Finally, Professor Weisburd is on firm ground when she points out that exculpatory facts are not necessarily equal to exculpatory records and that defense counsel do not necessarily have equal resources to obtain exculpatory evidence, even if they become aware of it.28 She correctly notes that in quality and admissibility, the prosecutors’ records might be better because witnesses are more likely to cooperate with government investigators.29 The test for materiality under Brady, however, does not require that prosecutors disclose the best evidence to the defense. It only requires that the prosecution disclose enough favorable evidence to afford the defendant a fair trial.30 As a corollary, the due diligence rule embraces a belief that the defense need only be given fair access to exculpatory evidence, not that the evidence provided be the best evidence or all evidence on the issue.
The due diligence rule has garnered so much traction because courts are reluctant to use Brady to overturn verdicts. The materiality requirement under Brady directs the lower courts constantly to ask the following question: “What difference did withholding the evidence make?” It is a small step from courts asking that question to asking, “If this evidence really was going to make such a difference, why didn’t the defense make a greater effort to obtain it?” Brady’s focus on materiality lends itself to courts probing the record and the actions of counsel to determine whether the requested evidence likely would have made a difference or whether the posttrial Brady claim is just the defense’s attempt at a second bite of the apple.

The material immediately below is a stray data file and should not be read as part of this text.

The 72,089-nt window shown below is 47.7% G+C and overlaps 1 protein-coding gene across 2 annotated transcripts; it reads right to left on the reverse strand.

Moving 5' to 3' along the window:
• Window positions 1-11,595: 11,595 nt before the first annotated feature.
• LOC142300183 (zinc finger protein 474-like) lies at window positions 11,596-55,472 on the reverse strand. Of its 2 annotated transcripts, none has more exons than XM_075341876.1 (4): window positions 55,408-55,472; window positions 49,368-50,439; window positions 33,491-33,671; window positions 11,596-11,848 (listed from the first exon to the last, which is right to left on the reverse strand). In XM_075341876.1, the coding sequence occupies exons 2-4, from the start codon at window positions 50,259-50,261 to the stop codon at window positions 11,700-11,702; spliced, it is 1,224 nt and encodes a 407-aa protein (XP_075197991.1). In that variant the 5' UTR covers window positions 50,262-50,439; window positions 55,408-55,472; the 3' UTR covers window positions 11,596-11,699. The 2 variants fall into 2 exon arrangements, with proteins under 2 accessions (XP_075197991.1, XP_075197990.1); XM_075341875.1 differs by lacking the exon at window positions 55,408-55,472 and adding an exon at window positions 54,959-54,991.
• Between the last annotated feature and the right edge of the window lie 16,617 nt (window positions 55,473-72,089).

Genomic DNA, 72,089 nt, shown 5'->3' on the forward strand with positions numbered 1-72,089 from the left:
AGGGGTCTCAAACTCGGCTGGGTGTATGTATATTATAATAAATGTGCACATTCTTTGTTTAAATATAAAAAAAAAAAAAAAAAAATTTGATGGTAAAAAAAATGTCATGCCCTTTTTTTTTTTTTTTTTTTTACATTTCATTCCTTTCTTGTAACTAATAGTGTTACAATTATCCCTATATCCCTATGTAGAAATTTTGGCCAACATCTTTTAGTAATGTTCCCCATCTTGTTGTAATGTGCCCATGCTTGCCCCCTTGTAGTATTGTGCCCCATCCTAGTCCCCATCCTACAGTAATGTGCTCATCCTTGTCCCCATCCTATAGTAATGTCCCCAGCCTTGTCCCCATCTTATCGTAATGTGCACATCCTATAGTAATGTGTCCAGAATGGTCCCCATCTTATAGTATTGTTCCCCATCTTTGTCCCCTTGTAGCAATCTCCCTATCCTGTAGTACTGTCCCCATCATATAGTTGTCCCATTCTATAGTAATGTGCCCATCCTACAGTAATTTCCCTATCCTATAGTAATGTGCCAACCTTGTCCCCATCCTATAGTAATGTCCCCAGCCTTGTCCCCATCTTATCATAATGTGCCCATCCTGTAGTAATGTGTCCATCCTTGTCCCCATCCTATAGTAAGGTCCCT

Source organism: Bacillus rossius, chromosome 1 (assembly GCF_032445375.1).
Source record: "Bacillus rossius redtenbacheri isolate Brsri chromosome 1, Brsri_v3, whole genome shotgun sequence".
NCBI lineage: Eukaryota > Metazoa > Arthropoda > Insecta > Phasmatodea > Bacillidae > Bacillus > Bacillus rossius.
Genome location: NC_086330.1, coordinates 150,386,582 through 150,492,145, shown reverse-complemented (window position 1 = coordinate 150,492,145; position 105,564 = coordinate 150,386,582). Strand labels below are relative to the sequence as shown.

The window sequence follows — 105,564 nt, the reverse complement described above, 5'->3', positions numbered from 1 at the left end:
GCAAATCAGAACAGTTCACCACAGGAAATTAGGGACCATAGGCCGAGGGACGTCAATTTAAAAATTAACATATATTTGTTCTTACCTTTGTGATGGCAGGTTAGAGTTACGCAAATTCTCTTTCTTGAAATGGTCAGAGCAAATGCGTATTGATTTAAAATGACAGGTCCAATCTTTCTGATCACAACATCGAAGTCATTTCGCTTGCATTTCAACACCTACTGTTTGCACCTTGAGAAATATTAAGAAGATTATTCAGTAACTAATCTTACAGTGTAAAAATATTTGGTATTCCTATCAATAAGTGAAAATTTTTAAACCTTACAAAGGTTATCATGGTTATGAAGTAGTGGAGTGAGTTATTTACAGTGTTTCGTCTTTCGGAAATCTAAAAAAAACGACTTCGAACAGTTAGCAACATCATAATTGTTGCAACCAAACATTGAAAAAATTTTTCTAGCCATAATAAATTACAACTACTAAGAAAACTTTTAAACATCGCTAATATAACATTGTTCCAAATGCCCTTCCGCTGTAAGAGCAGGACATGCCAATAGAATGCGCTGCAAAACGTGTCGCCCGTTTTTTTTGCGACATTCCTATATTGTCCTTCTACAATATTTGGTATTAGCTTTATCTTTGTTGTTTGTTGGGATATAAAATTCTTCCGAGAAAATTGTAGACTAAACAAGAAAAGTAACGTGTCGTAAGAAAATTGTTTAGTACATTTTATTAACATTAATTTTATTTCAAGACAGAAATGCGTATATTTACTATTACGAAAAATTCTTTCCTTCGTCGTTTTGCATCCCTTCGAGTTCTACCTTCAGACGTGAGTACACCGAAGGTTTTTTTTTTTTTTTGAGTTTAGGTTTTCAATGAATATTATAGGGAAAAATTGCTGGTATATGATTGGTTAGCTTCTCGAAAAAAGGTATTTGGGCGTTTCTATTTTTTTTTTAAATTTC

II. Prosecutors and Defense Lawyers Are Stuck in the Adversarial Process
Americans are fighters. We fight crime. We fight for our rights. We fight injustice. From its inception, the American criminal justice system was designed as an adversarial system—a fight between the prosecution and defense. An “adversarial system conceives of criminal procedure as a dispute between prosecution and defense before a passive umpire.”31 By contrast, “the inquisitorial system conceives criminal procedure as an official investigation carried out by officials of the state in order to determine the truth.”32
Under the purest model of an adversarial system, each side would find its own evidence, present that evidence, and dispute the other side’s evidence. In fact, much of what prosecutors do falls within this model. Prosecutors bring charges, present witnesses, cross-examine defense witnesses, and argue against positions taken by the defense. While prosecutors and defense lawyers act as adversaries in the American criminal justice system, it has never been a purely adversarial model. The reason for this is evident. The Bill of Rights provides protection to defendants against the powers of government, especially within the adversarial process. Many of the protections identified in the Bill of Rights are quite specific, such as the right to confront witnesses, the right to a public trial, the right to counsel, the privilege against self-incrimination, and the right to a speedy trial.33 Thus, a pure adversarial model would conflict with the system we have fashioned that recognizes that defendants need additional protections against the government’s powers.34
Prosecutors are expected to act within an adversarial model, except when it comes to discovery. Brady redirects prosecutors toward a more inquisitorial model.35 Under the inquisitorial model of criminal justice, prosecutors and defense lawyers both work for the judge to determine the truth.36 The adversarial roles of prosecutors and defense lawyers are dampened in favor of a cohesive system of lawyers, judges, and investigators charged with discovering the facts of the case and coming to an appropriate resolution. More countries around the world embrace some form of the inquisitorial model than they do the adversarial model, including the nations of Europe.37 The inquisitorial model leads to more collaboration and exchange of information because both sides are working for and under the auspices of the decisionmaker.